Music, musings and more from the mind of Ben Averch.

Wednesday, July 12, 2006

WA State Interview with YTSERob

WA State Interview with YTSERob

Shortly after completing his 'New Neural Substrate' album, Washington State resident Ben Averch went to work on the follow up. Where 'Neural' was a concept album, telling an epic tale throughout the duration of the disc, the follow up has a definite theme, but tells ten different stories. As with the last album, Ben has given me the pleasure of conducting an interview to allow you, our dear reader, a glimpse into the mind that has crafted this music.

I give you now, my 2nd interview with the always insightful Ben Averch.


Rob: Ben, I must first say that I am very impressed with Washington State. You have managed to outdo yourself, and have written an album that I have no doubt will rest easily in my top five of 2006.

Ben: Thanks Rob! I'm really happy that you like the record. The response so far has been really positive, which is great.

Rob: New Neural Substrate was an epic concept disc, and an excellent one at that. Was it a conscious decision to stay away from the concept story this time around?

Ben: Yeah, most definitely. The concept of 'Substrate' was a little bit out there –"What happens to people when they can upload their minds into a universal supercomputer, and live forever? Is it really living? What's missing?" So these are some really big, abstract questions about future scenarios – which don't have too much relevance to life today, just kind of hopefully interesting fiction writing.

What I wanted to do with 'WA State' was to take things out of the realm of science fiction and plant them firmly in the here and now. I wanted to write songs that didn't really need a lot of explanation – stuff that had a direct emotional impact. After working on 'Substrate' for over three years, and never really feeling like it was finished, I really needed to take things in a new direction. So my goal was to write really direct songs about humanity and being alive and some of the decisions that we have to make. Having the awesome natural beauty of Washington all around was really inspiring too.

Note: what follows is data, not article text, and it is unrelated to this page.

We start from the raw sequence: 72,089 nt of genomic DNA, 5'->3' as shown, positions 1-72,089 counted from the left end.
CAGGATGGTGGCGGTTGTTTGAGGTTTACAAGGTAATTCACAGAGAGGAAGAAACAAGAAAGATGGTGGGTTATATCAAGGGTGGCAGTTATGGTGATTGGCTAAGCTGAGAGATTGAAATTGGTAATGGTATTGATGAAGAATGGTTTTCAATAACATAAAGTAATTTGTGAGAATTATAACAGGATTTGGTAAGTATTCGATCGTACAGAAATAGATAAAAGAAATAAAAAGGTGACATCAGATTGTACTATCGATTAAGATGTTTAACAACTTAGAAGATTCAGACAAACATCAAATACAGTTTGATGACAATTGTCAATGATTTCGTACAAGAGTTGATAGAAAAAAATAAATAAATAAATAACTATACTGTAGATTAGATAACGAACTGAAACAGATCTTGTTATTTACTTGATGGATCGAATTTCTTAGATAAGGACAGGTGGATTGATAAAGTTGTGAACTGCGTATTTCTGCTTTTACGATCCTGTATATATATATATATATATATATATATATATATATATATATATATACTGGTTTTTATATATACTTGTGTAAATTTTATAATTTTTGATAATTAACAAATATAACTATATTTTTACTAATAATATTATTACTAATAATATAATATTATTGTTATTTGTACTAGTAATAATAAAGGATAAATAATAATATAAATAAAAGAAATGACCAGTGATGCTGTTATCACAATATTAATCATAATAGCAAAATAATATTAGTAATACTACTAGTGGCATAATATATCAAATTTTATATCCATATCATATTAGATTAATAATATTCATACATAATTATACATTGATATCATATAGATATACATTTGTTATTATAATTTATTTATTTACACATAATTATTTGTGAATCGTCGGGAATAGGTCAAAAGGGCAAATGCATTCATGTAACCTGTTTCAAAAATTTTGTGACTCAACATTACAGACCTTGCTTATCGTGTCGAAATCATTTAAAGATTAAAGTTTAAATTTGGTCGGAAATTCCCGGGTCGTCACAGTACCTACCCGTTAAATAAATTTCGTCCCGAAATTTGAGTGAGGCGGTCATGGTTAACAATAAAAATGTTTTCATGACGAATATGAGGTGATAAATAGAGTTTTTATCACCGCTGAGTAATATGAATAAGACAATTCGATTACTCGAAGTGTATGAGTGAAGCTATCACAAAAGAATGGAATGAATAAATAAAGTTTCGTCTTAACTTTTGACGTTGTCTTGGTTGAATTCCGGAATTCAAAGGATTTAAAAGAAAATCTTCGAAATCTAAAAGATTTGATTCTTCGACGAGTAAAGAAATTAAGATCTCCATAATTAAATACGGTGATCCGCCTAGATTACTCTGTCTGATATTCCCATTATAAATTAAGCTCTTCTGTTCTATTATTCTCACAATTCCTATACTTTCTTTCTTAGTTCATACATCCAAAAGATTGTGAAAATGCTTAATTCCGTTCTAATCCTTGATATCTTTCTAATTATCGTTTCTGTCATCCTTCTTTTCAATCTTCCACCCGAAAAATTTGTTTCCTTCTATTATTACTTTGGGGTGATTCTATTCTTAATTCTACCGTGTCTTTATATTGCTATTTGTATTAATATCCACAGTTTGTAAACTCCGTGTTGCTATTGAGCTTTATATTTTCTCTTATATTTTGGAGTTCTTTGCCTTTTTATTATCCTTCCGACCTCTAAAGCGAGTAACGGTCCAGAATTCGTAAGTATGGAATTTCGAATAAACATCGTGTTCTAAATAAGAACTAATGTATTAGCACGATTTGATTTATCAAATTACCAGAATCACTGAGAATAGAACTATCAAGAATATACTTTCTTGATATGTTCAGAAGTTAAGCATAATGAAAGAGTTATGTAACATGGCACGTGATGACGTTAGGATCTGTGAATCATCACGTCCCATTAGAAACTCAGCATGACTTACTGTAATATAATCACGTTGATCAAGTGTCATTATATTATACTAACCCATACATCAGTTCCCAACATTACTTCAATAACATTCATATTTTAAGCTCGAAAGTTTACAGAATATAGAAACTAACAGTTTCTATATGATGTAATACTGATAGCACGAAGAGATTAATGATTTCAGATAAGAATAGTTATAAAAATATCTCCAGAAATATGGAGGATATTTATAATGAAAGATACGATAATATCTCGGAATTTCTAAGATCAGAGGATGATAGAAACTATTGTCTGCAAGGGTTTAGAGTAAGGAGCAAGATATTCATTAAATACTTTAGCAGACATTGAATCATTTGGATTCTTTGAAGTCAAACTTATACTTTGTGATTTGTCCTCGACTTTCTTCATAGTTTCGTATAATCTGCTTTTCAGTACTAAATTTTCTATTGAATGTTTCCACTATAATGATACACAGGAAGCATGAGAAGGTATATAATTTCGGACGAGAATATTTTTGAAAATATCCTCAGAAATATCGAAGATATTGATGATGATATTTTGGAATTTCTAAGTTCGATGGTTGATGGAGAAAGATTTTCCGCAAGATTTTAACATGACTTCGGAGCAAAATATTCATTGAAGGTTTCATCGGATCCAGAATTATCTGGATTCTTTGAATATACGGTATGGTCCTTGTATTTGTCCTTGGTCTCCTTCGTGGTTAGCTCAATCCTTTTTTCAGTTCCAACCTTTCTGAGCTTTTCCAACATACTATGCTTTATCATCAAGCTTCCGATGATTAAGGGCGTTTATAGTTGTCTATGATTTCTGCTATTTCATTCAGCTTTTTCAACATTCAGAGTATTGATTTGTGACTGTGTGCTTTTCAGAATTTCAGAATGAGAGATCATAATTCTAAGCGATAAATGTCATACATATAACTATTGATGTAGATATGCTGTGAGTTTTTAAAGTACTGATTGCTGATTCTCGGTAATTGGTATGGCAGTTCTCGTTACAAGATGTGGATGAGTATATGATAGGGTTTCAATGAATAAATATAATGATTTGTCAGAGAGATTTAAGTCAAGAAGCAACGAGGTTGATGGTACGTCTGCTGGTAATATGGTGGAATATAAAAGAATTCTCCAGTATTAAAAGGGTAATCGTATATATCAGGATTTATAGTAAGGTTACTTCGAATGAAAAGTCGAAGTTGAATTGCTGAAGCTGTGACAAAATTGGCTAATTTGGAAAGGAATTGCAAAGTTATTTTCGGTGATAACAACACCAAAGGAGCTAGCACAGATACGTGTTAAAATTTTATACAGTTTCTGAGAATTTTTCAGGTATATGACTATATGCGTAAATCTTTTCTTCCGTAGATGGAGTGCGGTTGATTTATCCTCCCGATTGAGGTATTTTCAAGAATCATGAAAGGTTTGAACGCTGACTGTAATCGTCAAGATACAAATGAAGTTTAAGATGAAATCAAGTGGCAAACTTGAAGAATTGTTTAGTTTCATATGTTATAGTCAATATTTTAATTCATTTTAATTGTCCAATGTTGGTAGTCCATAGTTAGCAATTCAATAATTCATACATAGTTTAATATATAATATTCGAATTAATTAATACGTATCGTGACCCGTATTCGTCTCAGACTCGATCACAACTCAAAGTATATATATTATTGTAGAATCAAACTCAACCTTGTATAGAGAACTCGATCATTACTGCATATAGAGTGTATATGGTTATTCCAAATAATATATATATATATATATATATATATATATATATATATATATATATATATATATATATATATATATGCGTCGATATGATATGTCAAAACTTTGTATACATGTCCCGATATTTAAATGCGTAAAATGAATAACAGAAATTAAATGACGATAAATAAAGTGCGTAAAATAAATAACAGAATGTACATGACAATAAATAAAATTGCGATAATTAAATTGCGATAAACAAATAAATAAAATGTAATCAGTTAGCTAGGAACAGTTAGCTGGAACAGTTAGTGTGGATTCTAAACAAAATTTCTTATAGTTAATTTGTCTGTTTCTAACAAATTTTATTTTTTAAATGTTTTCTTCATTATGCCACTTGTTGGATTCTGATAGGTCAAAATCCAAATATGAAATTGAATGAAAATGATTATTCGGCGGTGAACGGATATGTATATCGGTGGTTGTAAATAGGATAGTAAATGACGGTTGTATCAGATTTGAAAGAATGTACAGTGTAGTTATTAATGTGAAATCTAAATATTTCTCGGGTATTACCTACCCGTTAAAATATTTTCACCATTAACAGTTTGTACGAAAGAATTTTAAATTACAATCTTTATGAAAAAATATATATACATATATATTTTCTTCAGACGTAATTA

Rob: I have had the distinct pleasure of hearing these songs in their embryo stages, and while I believe the sound was excellent at each turn, I understand you brought in an outside ear to help polish these tracks. What was that experience like? Do you feel the final results were better afterwards?

Ben: I did take the finished mixes to John McCaig at PanicStudios in Seattle for mastering. He has a really strong ear, a lot of awesome equipment and really did a nice job making the songs sound great. During the recording and mixing, I would run the songs by as many people as I could to get their feedback. It was really motivating as I was going through the process to have people get excited about the work and tell me that I'm on the right track. My wife Alycia, my friend Chris and my brother Mike contributed a lot of constructive ideas, and I'm sure the finished songs benefited a lot from their ideas and perspective.

Doing everything myself, it's easy to get lost in the process – so having that outside influence is really vital. In a regular rock band, there are checks and balances where each guy will want to hear his part sound a specific way, and a specific volume. I'm trying to get good performances, get good recordings of those performances, and then get good mixes that emphasize the sound and impact of the performances. It's a lot of stuff to juggle so I'm grateful to everybody for their contributions…especially to my wife! This thing took a lot of time and energy to put together. She was very patient and supportive.

Rob: I hate to pick favorites, but Cloud Cover and Through the Chain Reaction are two definite favorites of mine. I love the keys that you added towards the end of the writing for Cloud Cover. Could you tell us a little more about these songs?